If President Donald Trump loses his reelection bid in November, it will be in part because of his fundamental misunderstanding of the beliefs of "suburban women," whom he has tried to win back with a series of bizarre and racist appeals that seem more targeted to a stereotype from the 1950s and 1960s than the American women who actually live in those areas today.
Many of the female voters who have abandoned Trump recoil from his divisive language and disapprove of both his handling of race relations and the pandemic. But he has tried to convince them to support him through a campaign of fear and xenophobia, with claims about the Democratic agenda that plunge deep into the realm of the ridiculous and would be believed only by the most naïve, low-information voters.
His speech Saturday night in Michigan exemplified those political miscalculations when it comes to women he has referred to as the "suburban housewives of America" as he tried to create fear about crime from immigrants and argued that Joe Biden will upend life in the suburbs by putting public housing projects in the middle of leafy neighborhoods -- a reference to an Obama-era housing regulation aimed at ending segregation.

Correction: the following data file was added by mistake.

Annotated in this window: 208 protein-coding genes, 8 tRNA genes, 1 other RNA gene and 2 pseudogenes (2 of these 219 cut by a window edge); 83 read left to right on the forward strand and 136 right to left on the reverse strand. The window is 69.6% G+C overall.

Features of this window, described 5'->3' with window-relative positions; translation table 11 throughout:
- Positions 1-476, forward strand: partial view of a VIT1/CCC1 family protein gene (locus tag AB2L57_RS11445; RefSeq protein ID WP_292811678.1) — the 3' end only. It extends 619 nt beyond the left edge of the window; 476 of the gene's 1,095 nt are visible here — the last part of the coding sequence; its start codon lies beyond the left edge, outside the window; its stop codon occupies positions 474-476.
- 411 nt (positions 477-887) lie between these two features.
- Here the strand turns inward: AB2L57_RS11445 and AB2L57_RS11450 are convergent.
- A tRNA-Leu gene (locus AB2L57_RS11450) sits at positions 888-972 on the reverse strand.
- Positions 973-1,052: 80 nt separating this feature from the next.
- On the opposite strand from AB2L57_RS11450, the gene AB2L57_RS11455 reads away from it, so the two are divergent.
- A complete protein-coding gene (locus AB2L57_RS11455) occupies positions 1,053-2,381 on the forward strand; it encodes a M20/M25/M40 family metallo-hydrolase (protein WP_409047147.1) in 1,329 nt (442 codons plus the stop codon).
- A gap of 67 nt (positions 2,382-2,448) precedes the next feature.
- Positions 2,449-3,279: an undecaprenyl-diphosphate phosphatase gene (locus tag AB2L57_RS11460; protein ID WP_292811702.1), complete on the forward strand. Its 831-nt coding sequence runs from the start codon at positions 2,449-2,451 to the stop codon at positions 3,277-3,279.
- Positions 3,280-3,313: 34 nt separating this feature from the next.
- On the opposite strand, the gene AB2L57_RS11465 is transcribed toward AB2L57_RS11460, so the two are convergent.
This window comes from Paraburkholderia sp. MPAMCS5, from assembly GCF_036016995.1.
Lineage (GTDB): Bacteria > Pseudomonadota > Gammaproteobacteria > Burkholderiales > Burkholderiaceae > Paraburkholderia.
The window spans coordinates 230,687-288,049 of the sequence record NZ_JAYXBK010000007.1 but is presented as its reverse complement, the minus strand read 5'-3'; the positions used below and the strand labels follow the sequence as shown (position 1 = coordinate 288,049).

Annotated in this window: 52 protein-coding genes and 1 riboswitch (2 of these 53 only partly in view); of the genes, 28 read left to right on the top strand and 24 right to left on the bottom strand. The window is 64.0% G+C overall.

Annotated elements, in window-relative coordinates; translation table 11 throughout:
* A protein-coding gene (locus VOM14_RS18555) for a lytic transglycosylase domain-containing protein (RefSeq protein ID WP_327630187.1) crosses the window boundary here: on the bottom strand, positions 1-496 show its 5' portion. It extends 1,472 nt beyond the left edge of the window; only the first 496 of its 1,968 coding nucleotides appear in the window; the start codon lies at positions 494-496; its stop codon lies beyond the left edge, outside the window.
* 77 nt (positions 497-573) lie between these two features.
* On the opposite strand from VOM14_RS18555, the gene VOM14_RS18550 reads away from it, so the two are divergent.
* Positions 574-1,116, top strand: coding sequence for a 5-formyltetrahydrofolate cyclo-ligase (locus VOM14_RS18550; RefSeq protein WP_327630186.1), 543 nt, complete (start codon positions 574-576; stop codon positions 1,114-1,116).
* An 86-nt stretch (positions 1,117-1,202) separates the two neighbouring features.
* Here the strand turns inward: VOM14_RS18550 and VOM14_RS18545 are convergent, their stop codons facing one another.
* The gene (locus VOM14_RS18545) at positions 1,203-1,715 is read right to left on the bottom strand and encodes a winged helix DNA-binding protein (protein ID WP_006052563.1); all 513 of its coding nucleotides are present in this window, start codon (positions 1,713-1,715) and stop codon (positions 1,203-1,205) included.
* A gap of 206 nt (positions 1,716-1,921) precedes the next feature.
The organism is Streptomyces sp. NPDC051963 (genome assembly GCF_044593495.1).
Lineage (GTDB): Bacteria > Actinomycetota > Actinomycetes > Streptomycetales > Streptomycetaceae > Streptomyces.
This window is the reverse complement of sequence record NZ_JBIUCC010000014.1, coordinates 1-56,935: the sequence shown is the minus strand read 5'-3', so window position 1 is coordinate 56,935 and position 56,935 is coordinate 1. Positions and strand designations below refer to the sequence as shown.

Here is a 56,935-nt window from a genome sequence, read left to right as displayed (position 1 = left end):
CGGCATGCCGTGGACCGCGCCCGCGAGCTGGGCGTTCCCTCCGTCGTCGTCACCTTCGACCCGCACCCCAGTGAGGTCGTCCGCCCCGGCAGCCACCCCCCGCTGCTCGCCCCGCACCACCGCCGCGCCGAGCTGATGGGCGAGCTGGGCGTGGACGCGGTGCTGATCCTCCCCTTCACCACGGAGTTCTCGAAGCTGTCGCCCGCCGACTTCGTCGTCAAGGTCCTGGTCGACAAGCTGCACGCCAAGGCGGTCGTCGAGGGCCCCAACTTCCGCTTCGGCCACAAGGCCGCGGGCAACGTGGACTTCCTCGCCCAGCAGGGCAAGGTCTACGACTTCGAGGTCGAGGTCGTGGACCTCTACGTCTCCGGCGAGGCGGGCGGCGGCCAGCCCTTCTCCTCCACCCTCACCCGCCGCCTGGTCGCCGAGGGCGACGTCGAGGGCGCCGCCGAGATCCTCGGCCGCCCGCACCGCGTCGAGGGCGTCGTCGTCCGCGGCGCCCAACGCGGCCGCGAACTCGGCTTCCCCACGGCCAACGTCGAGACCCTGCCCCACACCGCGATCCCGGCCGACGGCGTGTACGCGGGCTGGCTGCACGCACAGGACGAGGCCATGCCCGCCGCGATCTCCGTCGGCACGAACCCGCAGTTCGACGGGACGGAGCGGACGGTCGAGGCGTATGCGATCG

"Would you like a nice low-income housing project next to your suburban beautiful ranch style house? Generally speaking, no," Trump said in Muskegon. "I saved your suburbs -- women -- suburban women, you're supposed to love Trump," he said.
The President went on to make the ludicrous claim that Biden and Democrats want to overwhelm Michigan neighborhoods with refugees from Syria, Somalia and Yemen, and "poorly vetted migrants from jihadist regions."
Continuing his long-standing pattern of mocking women he perceives as opponents in sexist or misogynistic language — a tactic that does not go over well with women in either party — Trump attacked Democratic Michigan Gov. Gretchen Whitmer during the same rally, along with his 2016 opponent Hillary Clinton, and NBC's Savannah Guthrie, who moderated his Thursday night town hall.
Trump accused Whitmer, whom he has previously called "a dictator," of unnecessarily locking down her state as she fought the pandemic. That led his crowd to break into a chant of "Lock her up!" a little more than a week after federal authorities revealed a plot by extremists to kidnap Whitmer and overthrow the government.
Rather than condemning the derailed plot — which led to terrorism, conspiracy and weapons charges against more than a dozen men — or discouraging that kind of divisive language, Trump essentially endorsed the cheer with his authoritarian rhetoric about jailing his political opponents by adding Clinton and the Biden family into the mix.
"Lock them all up," Trump replied to the crowd.